Young FedEx worker killed in latest industrial death at Memphis World Hub
18 November 2019
A young Federal Express worker, the father of two children, was killed last week while working the midnight shift at the company’s Express World Hub in Memphis, Tennessee.
Duntate Young, 23, died in hospital at about 2:20 a.m. Wednesday following what has been described as an accident at the FedEx facility where Young was employed as a temporary worker. He had been working at the hub for only a month, family members told the media, having been hired through the temp agency Volt Workforce Solutions.
Tragically, Young died on the birthday of his 6-year-old son, according to Young’s cousin, Carmelia Mosley. “His son just turned 6 yesterday, and he has a newborn which is about maybe 6 months,” Mosley told localmemphis.com.
“His personality [would] just light up the room,” she said.
FedEx, headquartered in Memphis, is one of the largest shipping companies in the world, with delivery and freight services in 220 countries and territories and over 400,000 workers globally. Its revenue for fiscal year 2019 was $69.7 billion. With the help of corporate tax cuts enacted by the Trump administration, the company was able to slash its tax bill from $1.5 billion in fiscal 2017 to zero in 2018.
Approximately 11,000 work at the World Hub.
“Everybody is devastated by what has happened. Everybody wants to know the same thing that I want to know, how did this happen?” said Troy McClanton, the young worker’s father. McClanton told Memphis local news that his son’s co-workers told him that Duntate was fatally injured by a 3-1/2 ton (7,000 pound) container.
“I heard he got crushed, his leg got caught, but I’m not hearing anything from FedEx about what happened,” said McClanton.
A FedEx worker in Chicago told the World Socialist Web Site that the death comes as the company is speeding up work leading into the grueling holiday shipping season. “Black Friday is coming up which is usually our busiest week,” he said. “We get huge bulk shipments of TVs and such that go to Best Buy and Walmart. When there’s nothing going on they’re so finicky about procedure and safety. But as soon as it gets busy that goes out the window.”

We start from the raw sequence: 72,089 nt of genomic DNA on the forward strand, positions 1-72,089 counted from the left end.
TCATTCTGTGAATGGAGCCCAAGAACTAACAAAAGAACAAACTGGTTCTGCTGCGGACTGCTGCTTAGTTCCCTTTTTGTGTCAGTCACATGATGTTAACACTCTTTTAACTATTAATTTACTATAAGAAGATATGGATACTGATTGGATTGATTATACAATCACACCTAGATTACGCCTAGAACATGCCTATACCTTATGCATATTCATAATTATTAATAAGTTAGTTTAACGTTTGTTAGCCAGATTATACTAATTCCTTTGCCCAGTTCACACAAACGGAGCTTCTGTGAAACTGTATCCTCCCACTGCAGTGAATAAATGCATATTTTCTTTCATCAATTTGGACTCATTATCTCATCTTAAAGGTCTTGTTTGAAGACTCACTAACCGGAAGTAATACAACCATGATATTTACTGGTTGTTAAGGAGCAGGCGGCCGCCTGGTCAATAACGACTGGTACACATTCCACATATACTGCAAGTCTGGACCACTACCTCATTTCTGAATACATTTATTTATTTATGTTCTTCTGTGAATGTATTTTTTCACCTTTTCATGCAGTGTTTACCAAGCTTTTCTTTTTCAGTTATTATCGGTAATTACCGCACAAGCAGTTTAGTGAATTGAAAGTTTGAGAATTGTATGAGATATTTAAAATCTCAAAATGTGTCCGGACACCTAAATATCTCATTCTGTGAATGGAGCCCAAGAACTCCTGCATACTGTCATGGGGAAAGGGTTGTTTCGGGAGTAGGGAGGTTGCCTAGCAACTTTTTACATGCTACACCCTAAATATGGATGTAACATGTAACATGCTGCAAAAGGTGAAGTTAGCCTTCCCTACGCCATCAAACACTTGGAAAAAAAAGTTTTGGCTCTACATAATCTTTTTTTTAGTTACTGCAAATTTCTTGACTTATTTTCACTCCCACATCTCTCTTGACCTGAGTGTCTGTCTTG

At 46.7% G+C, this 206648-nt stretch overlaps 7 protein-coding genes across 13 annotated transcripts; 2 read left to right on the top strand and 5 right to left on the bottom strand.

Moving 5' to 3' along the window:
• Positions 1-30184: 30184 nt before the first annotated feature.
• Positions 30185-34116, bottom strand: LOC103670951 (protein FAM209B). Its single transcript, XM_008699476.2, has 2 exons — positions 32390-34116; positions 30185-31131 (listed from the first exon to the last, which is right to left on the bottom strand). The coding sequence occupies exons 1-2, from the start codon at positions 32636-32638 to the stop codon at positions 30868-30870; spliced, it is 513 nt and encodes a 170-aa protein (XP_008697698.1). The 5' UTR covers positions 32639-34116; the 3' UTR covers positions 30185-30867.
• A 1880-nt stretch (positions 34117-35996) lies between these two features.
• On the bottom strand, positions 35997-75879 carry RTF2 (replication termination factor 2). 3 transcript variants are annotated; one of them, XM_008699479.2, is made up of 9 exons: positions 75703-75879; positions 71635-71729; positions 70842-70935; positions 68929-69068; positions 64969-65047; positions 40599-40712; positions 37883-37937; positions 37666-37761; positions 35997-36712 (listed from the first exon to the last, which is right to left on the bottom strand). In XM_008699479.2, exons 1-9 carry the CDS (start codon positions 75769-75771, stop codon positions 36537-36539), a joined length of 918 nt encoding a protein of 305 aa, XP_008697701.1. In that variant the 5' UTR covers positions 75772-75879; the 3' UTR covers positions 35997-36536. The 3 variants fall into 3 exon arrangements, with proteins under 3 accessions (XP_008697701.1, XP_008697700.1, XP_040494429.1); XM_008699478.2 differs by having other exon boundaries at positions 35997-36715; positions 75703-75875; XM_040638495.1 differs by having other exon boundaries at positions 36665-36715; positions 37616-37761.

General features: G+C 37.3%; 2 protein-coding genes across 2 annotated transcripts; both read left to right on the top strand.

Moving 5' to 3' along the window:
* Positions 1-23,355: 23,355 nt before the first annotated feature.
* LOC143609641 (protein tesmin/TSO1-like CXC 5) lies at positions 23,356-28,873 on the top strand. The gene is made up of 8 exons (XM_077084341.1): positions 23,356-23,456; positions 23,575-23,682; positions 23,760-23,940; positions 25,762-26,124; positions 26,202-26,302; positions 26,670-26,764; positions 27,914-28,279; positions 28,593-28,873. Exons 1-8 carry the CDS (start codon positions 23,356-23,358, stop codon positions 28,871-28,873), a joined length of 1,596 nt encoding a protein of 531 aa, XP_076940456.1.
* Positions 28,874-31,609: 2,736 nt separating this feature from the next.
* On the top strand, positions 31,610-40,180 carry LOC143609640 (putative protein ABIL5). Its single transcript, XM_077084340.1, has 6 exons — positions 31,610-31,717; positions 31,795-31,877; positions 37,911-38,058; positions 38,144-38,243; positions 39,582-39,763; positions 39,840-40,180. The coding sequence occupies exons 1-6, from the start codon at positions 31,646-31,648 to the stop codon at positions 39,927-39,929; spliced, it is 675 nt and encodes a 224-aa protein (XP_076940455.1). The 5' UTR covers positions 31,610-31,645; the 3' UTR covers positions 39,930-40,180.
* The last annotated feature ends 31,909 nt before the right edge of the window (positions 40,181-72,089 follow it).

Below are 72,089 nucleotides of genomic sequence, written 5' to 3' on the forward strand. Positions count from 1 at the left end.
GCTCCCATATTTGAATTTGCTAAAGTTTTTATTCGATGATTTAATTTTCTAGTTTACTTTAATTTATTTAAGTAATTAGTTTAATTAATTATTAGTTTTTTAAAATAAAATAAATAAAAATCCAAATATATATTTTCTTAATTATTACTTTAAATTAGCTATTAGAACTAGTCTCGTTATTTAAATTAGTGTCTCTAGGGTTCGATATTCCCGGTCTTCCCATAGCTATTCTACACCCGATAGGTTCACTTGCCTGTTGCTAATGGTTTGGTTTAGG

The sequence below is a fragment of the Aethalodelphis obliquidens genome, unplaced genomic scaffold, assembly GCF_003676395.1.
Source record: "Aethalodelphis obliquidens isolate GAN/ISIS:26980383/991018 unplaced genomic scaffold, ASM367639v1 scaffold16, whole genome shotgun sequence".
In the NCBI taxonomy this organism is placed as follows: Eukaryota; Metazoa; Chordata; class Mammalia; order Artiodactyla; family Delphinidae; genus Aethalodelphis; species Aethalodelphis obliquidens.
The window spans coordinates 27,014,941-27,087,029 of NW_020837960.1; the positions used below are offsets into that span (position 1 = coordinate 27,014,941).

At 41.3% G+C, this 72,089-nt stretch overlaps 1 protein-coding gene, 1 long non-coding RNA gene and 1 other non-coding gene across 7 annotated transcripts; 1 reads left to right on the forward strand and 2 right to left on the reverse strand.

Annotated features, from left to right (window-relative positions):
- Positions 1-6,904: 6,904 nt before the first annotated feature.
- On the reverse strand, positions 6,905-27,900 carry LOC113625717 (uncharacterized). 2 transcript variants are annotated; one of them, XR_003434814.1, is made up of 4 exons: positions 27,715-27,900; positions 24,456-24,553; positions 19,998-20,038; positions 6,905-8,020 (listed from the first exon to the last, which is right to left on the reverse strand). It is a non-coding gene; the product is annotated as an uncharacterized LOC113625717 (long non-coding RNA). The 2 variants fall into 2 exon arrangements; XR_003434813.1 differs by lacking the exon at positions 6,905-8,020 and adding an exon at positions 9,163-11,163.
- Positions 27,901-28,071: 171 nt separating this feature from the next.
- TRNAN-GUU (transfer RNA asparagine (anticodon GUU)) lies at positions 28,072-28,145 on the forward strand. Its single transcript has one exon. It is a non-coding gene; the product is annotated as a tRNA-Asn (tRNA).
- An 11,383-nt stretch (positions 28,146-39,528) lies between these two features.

Howard Manis, attorney for the Young family, released a statement that FedEx had “been uncooperative in our attempts to gather information on behalf of Duntate’s family. This family deserves answers.”
The Tennessee Occupational Safety and Health Administration (TOSHA) has announced it is investigating Young’s death. As with other state safety agencies, TOSHA has often taken up to six months to complete an investigation, which frequently results in wrist-slap fines and whitewashes of corporate negligence.
“We are deeply saddened by the tragic loss of our team member at the Memphis hub,” FedEx said in a perfunctory statement on Young’s death. “Our thoughts are with our colleague’s family, friends and co-workers at this difficult time.”
“We are always focused on the health and safety of our people,” the statement continued. “We are fully cooperating with investigating authorities, who at this point have not advised us of the cause of the death.”
According to the Daily Memphian, four workers have been killed at FedEx’s Memphis World Hub since 2014, including Young. Jeffrey Rosenblum, an attorney who has represented families of others killed at FedEx’s facilities, sharply criticized the company’s safety record: “People are dying at an almost unbelievable pace, in my opinion. It’s unacceptable.”
When a worker was killed at the Memphis World Hub in November 2017 after being trapped under a loader, the company quickly issued a similar boilerplate statement: “Words cannot convey the sadness we feel over the loss of our team member in an accident at the Memphis hub. Our prayers are with our colleague’s family, friends, and co-workers. We are cooperating with authorities in their investigation.”
TOSHA later found that Ellen Gladney, 60, was caught and dragged by a motorized cargo lift. The agency cited FedEx for a safety violation leading to death and, as is often the case, issued a derisory fine of just $7,000.
In East Moline, Illinois, earlier this year, William L. Murphy, a 69-year-old FedEx driver, was found frozen to death between two semi-trucks by another employee after working in record cold temperatures of negative 20 to 30 degrees Fahrenheit.
The attorneys for Young’s surviving family say they are conducting their own investigation into the causes of his death.
“He was here a couple of days ago in the den asleep,” Troy McClanton said of his dead son. “I wish right now I could wake him up. I wish I woke him up just to tell him how much I love him.”
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